Why Do The Effects of Trauma Stay With You?
Updated: Jul 31, 2019
Say you are driving down the street, singing to the radio and thinking about going to dinner with a few of your friends. It starts to drizzle, and you notice how refreshing the drops feel as they lightly sprinkle your face through the open window. Then suddenly…crash! You are hit from behind by another car! You are completely caught off guard because you didn’t even notice the car behind you, but you pull over and put the car in park, then get out to see the damage. You exchange information with the other driver, and perhaps make a call to a loved one. Then you get back in your car and drive away.
Later that day, you notice you are shaking. What’s going on? The accident was hours earlier, but your body is having a reaction now. This is because the trauma you felt from the accident was not yet consolidated by a part of your brain called the Hippocampus. The Hippocampus did this to allow you to have time to take care of yourself and survive (like you did)! However, once the experience is encoded by the Amygdala, your body then begins to have symptoms. Non-verbal memories, like body sensations and emotional reactions, are different than the narrative story you may remember. So even if your brain remembers one version of the trauma you experienced and thinks the accident was not a big deal, your body and emotional memory may remember another version of it and may have their own reaction.
Our brains are really smart though, and when you have been traumatized your brain wants to protect you from future harm. The Amygdala becomes sensitized to triggers that may have been present during the original trauma. Anything can be a trigger. It can be a smell, a time of day or year, the expression on someone’s face, even the color of a baseball hat. This is what the brain does… it becomes sensitive to triggers as an ancient survival response, because it wants to warn you and keep you safe from experiencing the same trauma again!
When people are triggered, some go into hyperarousal and some into hypoarousal. Hyperarousal can cause your heart rate to increase, your palms to sweat, and you can even become severely agitated. Hypoarousal can cause you to feel as if you are floating outside of your body, kind of checked out altogether. 30% of traumatized people go directly into hypoarousal – they show no change or decrease in heart rate activation during traumatic recall. This is why some trauma is confused with depression.
Now imagine nine months have gone by since that car accident. And one day you are driving your car again, and it starts to drizzle outside. A few drops splatter you on the face, and suddenly your heart starts to pound rapidly. Your mouth gets dry and your palms start to sweat. The reaction is so confusing that you pull over to the side of the road. You may even call someone to come pick you up, because the idea of driving any further in the rain is much too anxiety provoking for you.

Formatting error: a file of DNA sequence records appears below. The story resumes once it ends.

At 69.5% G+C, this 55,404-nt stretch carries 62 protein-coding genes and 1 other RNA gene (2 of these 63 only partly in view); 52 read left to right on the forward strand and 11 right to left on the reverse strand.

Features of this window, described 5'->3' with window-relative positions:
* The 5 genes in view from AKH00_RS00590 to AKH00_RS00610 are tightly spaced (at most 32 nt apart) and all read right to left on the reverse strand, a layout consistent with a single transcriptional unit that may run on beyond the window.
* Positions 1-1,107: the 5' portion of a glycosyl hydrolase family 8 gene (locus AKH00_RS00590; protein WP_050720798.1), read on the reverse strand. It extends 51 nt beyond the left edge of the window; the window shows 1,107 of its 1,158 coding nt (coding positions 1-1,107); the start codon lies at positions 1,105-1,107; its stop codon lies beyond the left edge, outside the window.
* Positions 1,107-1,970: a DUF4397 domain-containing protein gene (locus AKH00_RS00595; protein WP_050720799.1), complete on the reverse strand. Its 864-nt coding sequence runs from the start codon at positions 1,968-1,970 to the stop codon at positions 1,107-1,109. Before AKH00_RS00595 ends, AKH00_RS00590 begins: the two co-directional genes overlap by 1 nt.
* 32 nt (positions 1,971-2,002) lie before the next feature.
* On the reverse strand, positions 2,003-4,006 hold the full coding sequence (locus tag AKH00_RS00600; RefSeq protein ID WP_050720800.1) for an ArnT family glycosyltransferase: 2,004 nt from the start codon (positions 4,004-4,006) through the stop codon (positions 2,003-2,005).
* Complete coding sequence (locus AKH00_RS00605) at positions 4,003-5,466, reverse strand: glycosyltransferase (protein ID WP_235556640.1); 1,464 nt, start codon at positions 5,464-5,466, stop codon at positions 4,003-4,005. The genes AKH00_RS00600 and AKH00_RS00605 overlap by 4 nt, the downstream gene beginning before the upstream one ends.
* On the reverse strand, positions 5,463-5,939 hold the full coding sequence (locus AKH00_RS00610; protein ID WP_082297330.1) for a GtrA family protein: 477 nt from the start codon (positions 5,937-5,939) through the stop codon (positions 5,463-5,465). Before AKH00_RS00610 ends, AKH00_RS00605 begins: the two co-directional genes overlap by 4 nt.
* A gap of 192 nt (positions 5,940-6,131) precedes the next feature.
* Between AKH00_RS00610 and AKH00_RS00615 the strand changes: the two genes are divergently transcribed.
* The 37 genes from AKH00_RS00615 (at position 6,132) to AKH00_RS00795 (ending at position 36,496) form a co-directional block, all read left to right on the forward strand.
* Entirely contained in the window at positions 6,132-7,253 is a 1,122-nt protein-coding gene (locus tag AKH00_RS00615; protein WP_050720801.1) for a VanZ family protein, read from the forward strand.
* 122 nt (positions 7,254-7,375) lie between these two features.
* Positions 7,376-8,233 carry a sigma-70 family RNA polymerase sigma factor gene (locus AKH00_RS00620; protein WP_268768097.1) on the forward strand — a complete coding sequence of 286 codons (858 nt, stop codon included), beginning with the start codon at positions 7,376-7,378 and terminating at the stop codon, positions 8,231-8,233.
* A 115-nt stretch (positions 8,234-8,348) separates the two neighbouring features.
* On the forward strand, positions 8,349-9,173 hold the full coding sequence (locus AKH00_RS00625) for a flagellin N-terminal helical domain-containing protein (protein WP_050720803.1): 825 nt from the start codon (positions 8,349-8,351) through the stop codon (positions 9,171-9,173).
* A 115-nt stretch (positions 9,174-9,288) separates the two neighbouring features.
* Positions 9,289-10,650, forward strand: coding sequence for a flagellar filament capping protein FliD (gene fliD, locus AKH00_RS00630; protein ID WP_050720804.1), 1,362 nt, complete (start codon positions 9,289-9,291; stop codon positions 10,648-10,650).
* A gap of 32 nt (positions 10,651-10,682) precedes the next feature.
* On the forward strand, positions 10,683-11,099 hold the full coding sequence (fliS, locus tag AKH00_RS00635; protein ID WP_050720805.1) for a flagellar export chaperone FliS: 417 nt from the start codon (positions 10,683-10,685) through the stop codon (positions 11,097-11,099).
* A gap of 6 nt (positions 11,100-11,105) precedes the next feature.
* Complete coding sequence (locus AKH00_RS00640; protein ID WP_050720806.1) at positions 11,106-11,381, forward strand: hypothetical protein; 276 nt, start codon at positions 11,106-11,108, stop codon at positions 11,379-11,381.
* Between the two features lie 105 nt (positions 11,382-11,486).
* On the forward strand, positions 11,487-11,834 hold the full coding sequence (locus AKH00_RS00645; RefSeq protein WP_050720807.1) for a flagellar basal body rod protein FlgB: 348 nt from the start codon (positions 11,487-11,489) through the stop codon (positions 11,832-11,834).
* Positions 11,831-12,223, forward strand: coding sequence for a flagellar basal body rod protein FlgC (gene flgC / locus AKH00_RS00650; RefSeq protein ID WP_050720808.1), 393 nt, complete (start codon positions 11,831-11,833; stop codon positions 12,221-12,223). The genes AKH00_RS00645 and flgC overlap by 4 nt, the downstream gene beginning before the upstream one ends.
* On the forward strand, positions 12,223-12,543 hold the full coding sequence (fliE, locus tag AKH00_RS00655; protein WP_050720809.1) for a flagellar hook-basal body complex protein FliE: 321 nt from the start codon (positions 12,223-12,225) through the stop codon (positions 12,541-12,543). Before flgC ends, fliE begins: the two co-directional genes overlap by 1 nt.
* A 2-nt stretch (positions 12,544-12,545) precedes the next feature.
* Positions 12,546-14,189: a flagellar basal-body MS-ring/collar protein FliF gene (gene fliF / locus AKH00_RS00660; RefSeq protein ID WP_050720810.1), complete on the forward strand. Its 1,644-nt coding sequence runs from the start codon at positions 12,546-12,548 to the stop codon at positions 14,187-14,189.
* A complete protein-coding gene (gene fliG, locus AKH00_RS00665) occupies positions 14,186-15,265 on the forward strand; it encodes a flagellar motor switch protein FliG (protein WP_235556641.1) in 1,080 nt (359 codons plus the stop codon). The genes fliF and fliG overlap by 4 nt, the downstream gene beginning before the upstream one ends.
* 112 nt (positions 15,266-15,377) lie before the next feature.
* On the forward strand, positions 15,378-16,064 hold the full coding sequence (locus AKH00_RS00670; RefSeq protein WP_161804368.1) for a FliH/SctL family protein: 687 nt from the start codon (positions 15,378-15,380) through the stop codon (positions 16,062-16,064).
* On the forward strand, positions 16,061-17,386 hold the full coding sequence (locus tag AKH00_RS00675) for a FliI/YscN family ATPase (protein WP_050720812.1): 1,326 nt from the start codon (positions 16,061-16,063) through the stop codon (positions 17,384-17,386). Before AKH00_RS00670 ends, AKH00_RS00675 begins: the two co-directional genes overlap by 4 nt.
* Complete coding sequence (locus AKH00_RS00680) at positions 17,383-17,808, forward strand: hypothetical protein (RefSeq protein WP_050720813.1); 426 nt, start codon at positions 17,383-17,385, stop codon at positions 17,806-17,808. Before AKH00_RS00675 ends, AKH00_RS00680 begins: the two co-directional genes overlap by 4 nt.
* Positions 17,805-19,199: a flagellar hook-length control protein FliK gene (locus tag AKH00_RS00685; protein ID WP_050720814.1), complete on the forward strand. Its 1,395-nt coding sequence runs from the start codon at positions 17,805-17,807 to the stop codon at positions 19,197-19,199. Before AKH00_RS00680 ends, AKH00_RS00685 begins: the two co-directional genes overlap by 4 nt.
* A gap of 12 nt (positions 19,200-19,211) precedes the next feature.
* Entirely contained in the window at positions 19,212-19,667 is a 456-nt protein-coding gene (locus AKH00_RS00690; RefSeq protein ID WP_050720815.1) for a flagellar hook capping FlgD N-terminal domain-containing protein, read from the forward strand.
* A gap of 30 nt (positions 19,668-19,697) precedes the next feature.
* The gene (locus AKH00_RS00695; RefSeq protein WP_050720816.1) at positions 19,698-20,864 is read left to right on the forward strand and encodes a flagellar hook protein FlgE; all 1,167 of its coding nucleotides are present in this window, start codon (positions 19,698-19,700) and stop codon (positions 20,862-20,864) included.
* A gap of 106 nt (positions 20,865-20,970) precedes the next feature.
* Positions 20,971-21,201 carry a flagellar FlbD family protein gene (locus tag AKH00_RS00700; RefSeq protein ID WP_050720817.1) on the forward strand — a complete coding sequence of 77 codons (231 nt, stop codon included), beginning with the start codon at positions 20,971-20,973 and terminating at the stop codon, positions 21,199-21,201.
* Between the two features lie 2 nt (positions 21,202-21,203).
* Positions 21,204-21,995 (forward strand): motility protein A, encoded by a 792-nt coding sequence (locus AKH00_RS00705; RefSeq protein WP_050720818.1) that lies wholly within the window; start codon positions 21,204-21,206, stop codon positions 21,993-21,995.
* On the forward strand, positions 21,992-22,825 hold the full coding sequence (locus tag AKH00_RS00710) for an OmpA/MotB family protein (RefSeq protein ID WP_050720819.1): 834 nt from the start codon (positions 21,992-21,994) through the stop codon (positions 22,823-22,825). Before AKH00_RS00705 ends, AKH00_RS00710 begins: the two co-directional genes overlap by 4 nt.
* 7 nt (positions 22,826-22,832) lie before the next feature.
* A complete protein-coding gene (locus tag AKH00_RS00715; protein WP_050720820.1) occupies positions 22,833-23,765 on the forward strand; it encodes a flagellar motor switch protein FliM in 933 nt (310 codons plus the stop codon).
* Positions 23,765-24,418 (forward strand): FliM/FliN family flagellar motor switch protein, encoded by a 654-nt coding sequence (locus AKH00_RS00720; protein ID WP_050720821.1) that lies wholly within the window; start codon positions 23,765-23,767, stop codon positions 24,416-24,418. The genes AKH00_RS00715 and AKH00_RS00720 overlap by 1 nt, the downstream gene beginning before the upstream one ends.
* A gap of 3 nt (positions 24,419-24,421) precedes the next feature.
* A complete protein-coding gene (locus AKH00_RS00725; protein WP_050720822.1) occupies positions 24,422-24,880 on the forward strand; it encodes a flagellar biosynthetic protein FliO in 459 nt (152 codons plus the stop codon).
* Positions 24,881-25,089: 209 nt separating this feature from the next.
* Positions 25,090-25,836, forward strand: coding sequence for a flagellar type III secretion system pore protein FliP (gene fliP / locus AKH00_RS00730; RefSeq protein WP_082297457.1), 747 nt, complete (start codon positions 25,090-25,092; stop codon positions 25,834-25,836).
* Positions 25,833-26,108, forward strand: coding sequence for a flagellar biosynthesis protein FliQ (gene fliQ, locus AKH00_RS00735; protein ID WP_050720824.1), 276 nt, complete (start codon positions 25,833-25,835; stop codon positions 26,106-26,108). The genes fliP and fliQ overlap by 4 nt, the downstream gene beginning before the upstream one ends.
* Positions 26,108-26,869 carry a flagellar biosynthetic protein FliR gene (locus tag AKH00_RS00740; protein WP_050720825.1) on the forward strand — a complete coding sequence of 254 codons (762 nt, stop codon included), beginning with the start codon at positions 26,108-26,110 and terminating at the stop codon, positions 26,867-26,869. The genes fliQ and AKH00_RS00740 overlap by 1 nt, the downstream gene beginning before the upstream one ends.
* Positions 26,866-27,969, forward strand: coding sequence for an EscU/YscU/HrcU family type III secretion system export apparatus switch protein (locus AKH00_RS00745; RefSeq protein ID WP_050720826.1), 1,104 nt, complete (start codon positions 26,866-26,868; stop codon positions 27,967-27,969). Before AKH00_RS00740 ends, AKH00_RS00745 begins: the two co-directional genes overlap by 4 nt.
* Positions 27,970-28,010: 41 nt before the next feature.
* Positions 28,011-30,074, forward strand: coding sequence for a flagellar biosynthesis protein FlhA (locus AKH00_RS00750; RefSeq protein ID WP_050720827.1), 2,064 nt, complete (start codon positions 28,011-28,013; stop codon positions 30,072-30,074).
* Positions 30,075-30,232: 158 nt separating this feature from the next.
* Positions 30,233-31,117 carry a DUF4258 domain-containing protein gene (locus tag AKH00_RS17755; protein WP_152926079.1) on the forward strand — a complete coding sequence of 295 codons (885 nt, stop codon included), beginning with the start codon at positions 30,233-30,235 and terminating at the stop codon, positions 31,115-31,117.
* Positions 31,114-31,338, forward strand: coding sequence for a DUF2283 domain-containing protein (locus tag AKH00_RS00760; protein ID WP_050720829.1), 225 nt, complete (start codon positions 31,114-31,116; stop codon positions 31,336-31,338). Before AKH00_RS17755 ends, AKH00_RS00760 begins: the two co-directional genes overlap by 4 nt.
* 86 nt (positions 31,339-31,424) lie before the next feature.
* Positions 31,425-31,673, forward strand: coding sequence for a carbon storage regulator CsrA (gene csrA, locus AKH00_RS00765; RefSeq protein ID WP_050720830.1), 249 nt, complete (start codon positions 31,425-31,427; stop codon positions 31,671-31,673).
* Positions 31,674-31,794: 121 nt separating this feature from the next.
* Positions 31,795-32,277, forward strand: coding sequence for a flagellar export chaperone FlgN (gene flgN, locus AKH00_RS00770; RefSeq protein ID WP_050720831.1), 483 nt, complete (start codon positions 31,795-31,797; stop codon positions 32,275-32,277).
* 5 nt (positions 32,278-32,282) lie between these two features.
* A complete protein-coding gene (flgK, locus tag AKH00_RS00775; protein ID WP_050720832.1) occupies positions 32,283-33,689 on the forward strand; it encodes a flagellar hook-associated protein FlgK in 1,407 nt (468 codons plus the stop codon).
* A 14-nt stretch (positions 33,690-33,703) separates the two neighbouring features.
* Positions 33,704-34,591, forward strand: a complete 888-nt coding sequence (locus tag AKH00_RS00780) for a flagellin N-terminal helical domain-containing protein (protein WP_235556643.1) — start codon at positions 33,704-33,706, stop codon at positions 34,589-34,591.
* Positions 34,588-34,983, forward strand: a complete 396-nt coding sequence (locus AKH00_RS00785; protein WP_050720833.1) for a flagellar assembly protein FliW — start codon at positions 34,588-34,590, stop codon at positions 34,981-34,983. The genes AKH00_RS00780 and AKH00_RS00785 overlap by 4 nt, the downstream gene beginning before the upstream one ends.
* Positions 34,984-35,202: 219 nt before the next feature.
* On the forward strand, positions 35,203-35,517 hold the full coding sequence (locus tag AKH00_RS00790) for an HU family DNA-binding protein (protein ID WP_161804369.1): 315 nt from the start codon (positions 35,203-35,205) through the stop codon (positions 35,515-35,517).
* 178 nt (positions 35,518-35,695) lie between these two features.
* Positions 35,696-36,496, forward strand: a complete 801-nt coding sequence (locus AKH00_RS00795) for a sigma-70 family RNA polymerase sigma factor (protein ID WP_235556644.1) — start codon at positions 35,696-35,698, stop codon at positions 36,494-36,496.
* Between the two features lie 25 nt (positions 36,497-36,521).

Our bodies have something called procedural learning, which is a learned pattern of response. Tying your shoes is an example of procedural learning. It is an automatic memory for process and function. Neuroplacity is when your brain continues to learn over time by constantly creating new pathways. When we feel threatened, the mind and body adapt by turning the future into a version of PAST danger. Pretty smart of your brain, right? So when it starts to rain, your brain tells you to pull the car over so you won’t get rear-ended again.
The problem is, long after environmental conditions have changed (or perhaps years after that car accident), we remain in a state of readiness to perform the actions that were adaptive in the past. And once these actions become procedural, they do not require cortical involvement. Which means they are now automatic and non-conscious. Sometimes these actions are helpful, but usually they are really restrictive and are no longer protecting or serving you.
If you are suffering from the effects of trauma, it can feel like you are going through life with your hands tied behind your back. You don’t have full access to living the way you would like to live, yet as much as you struggle you cannot stop repeating the behaviors that are holding you back.
There is treatment for trauma. Even if the trauma you experienced was childhood physical or verbal abuse, or perhaps abuse at the hands of a partner when you were an adult. Sometimes people are traumatized by a single incident like an earthquake or a rape, or even an ongoing medical condition.
Living with the effects of trauma can be debilitating, but receiving treatment for your symptoms is a great place to start. Just as your brain learned ways to cope with your trauma, it can now learn ways to cope differently. You are already taking a step in the right direction by just reading this and learning about how your brain has reacted to trauma in the past. Now you can take action to help yourself live a more relaxed and less vigilant future.